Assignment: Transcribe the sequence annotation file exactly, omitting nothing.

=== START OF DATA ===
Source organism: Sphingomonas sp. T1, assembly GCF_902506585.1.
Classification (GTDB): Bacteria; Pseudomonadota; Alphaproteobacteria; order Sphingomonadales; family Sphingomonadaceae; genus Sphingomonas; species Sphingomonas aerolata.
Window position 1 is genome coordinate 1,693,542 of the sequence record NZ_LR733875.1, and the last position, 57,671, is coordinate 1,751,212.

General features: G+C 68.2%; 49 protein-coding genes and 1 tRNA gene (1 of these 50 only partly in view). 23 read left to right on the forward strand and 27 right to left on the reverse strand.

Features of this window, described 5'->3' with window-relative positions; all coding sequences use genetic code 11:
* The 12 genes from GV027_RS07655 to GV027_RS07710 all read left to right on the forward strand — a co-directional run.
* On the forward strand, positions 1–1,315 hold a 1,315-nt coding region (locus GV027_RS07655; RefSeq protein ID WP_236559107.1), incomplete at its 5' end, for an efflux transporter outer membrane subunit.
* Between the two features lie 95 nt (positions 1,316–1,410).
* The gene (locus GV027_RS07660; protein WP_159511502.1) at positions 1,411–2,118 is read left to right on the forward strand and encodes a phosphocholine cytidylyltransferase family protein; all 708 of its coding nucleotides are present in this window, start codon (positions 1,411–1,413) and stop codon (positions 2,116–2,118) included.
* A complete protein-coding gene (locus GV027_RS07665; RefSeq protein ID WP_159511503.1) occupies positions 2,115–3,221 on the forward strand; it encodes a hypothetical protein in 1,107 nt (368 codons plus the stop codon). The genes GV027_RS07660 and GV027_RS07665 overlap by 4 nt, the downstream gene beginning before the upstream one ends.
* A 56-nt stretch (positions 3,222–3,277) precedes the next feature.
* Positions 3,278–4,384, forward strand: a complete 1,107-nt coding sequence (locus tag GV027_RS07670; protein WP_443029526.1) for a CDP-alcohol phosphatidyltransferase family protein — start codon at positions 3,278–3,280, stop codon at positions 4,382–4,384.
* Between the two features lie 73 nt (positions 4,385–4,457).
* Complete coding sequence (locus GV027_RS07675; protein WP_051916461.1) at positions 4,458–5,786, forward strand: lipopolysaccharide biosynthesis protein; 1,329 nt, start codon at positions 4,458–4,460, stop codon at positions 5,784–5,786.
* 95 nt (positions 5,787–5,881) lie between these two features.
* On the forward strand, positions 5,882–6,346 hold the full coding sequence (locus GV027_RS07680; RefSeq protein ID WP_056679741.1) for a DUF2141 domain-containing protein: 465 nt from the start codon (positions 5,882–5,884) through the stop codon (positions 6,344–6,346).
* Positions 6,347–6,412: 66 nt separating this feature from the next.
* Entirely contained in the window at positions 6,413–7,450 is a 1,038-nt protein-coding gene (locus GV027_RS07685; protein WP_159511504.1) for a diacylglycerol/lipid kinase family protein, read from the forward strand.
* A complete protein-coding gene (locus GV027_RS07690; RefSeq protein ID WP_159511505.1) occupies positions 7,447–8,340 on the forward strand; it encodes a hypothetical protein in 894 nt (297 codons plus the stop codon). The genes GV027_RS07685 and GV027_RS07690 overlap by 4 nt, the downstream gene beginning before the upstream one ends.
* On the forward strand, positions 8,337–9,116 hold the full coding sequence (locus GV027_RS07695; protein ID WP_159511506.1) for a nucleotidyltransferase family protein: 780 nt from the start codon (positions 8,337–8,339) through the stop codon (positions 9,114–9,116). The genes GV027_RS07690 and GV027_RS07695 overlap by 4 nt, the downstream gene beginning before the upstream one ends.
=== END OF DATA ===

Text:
Source organism: Sphingomonas sp. T1, assembly GCF_902506585.1.
Classification (GTDB): Bacteria; Pseudomonadota; Alphaproteobacteria; order Sphingomonadales; family Sphingomonadaceae; genus Sphingomonas; species Sphingomonas aerolata.
Window position 1 is genome coordinate 1,693,542 of the sequence record NZ_LR733875.1, and the last position, 57,671, is coordinate 1,751,212.

General features: G+C 68.2%; 49 protein-coding genes and 1 tRNA gene (1 of these 50 only partly in view). 23 read left to right on the forward strand and 27 right to left on the reverse strand.

Features of this window, described 5'->3' with window-relative positions; all coding sequences use genetic code 11:
* The 12 genes from GV027_RS07655 to GV027_RS07710 all read left to right on the forward strand — a co-directional run.
* On the forward strand, positions 1–1,315 hold a 1,315-nt coding region (locus GV027_RS07655; RefSeq protein ID WP_236559107.1), incomplete at its 5' end, for an efflux transporter outer membrane subunit.
* Between the two features lie 95 nt (positions 1,316–1,410).
* The gene (locus GV027_RS07660; protein WP_159511502.1) at positions 1,411–2,118 is read left to right on the forward strand and encodes a phosphocholine cytidylyltransferase family protein; all 708 of its coding nucleotides are present in this window, start codon (positions 1,411–1,413) and stop codon (positions 2,116–2,118) included.
* A complete protein-coding gene (locus GV027_RS07665; RefSeq protein ID WP_159511503.1) occupies positions 2,115–3,221 on the forward strand; it encodes a hypothetical protein in 1,107 nt (368 codons plus the stop codon). The genes GV027_RS07660 and GV027_RS07665 overlap by 4 nt, the downstream gene beginning before the upstream one ends.
* A 56-nt stretch (positions 3,222–3,277) precedes the next feature.
* Positions 3,278–4,384, forward strand: a complete 1,107-nt coding sequence (locus tag GV027_RS07670; protein WP_443029526.1) for a CDP-alcohol phosphatidyltransferase family protein — start codon at positions 3,278–3,280, stop codon at positions 4,382–4,384.
* Between the two features lie 73 nt (positions 4,385–4,457).
* Complete coding sequence (locus GV027_RS07675; protein WP_051916461.1) at positions 4,458–5,786, forward strand: lipopolysaccharide biosynthesis protein; 1,329 nt, start codon at positions 4,458–4,460, stop codon at positions 5,784–5,786.
* 95 nt (positions 5,787–5,881) lie between these two features.
* On the forward strand, positions 5,882–6,346 hold the full coding sequence (locus GV027_RS07680; RefSeq protein ID WP_056679741.1) for a DUF2141 domain-containing protein: 465 nt from the start codon (positions 5,882–5,884) through the stop codon (positions 6,344–6,346).
* Positions 6,347–6,412: 66 nt separating this feature from the next.
* Entirely contained in the window at positions 6,413–7,450 is a 1,038-nt protein-coding gene (locus GV027_RS07685; protein WP_159511504.1) for a diacylglycerol/lipid kinase family protein, read from the forward strand.
* A complete protein-coding gene (locus GV027_RS07690; RefSeq protein ID WP_159511505.1) occupies positions 7,447–8,340 on the forward strand; it encodes a hypothetical protein in 894 nt (297 codons plus the stop codon). The genes GV027_RS07685 and GV027_RS07690 overlap by 4 nt, the downstream gene beginning before the upstream one ends.
* On the forward strand, positions 8,337–9,116 hold the full coding sequence (locus GV027_RS07695; protein ID WP_159511506.1) for a nucleotidyltransferase family protein: 780 nt from the start codon (positions 8,337–8,339) through the stop codon (positions 9,114–9,116). The genes GV027_RS07690 and GV027_RS07695 overlap by 4 nt, the downstream gene beginning before the upstream one ends.